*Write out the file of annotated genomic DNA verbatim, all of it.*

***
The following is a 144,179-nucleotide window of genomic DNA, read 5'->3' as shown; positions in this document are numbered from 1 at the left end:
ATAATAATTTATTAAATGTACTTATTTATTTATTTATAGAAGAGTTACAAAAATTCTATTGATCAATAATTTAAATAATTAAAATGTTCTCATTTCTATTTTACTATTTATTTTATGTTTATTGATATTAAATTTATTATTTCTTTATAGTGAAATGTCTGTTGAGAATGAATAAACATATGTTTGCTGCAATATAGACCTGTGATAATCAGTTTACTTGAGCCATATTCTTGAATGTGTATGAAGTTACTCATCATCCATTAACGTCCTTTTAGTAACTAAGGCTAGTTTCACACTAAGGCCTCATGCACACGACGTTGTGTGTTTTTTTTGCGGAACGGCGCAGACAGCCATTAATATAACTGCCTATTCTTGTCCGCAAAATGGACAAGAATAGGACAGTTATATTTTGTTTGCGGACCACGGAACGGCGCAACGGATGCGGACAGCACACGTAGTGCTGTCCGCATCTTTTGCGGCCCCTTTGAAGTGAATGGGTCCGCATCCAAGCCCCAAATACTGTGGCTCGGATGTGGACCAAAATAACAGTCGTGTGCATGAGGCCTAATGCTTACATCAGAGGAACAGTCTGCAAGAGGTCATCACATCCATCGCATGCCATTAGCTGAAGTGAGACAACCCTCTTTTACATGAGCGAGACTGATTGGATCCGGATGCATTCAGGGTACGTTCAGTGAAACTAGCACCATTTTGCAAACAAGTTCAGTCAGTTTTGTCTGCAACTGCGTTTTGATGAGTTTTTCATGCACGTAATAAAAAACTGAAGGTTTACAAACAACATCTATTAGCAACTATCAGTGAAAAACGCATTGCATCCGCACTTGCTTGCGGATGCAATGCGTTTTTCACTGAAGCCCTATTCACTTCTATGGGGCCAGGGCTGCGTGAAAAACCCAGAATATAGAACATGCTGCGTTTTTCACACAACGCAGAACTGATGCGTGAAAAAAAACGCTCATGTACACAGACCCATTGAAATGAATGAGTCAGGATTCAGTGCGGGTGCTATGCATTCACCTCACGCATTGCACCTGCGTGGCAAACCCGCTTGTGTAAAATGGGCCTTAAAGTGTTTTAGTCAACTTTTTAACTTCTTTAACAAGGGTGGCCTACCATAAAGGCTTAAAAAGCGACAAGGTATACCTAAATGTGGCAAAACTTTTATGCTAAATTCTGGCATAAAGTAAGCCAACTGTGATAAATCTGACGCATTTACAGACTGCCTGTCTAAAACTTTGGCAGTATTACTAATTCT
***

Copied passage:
The following is a 144,179-nucleotide window of genomic DNA, read 5'->3' as shown; positions in this document are numbered from 1 at the left end:
ATAATAATTTATTAAATGTACTTATTTATTTATTTATAGAAGAGTTACAAAAATTCTATTGATCAATAATTTAAATAATTAAAATGTTCTCATTTCTATTTTACTATTTATTTTATGTTTATTGATATTAAATTTATTATTTCTTTATAGTGAAATGTCTGTTGAGAATGAATAAACATATGTTTGCTGCAATATAGACCTGTGATAATCAGTTTACTTGAGCCATATTCTTGAATGTGTATGAAGTTACTCATCATCCATTAACGTCCTTTTAGTAACTAAGGCTAGTTTCACACTAAGGCCTCATGCACACGACGTTGTGTGTTTTTTTTGCGGAACGGCGCAGACAGCCATTAATATAACTGCCTATTCTTGTCCGCAAAATGGACAAGAATAGGACAGTTATATTTTGTTTGCGGACCACGGAACGGCGCAACGGATGCGGACAGCACACGTAGTGCTGTCCGCATCTTTTGCGGCCCCTTTGAAGTGAATGGGTCCGCATCCAAGCCCCAAATACTGTGGCTCGGATGTGGACCAAAATAACAGTCGTGTGCATGAGGCCTAATGCTTACATCAGAGGAACAGTCTGCAAGAGGTCATCACATCCATCGCATGCCATTAGCTGAAGTGAGACAACCCTCTTTTACATGAGCGAGACTGATTGGATCCGGATGCATTCAGGGTACGTTCAGTGAAACTAGCACCATTTTGCAAACAAGTTCAGTCAGTTTTGTCTGCAACTGCGTTTTGATGAGTTTTTCATGCACGTAATAAAAAACTGAAGGTTTACAAACAACATCTATTAGCAACTATCAGTGAAAAACGCATTGCATCCGCACTTGCTTGCGGATGCAATGCGTTTTTCACTGAAGCCCTATTCACTTCTATGGGGCCAGGGCTGCGTGAAAAACCCAGAATATAGAACATGCTGCGTTTTTCACACAACGCAGAACTGATGCGTGAAAAAAAACGCTCATGTACACAGACCCATTGAAATGAATGAGTCAGGATTCAGTGCGGGTGCTATGCATTCACCTCACGCATTGCACCTGCGTGGCAAACCCGCTTGTGTAAAATGGGCCTTAAAGTGTTTTAGTCAACTTTTTAACTTCTTTAACAAGGGTGGCCTACCATAAAGGCTTAAAAAGCGACAAGGTATACCTAAATGTGGCAAAACTTTTATGCTAAATTCTGGCATAAAGTAAGCCAACTGTGATAAATCTGACGCATTTACAGACTGCCTGTCTAAAACTTTGGCAGTATTACTAATTCT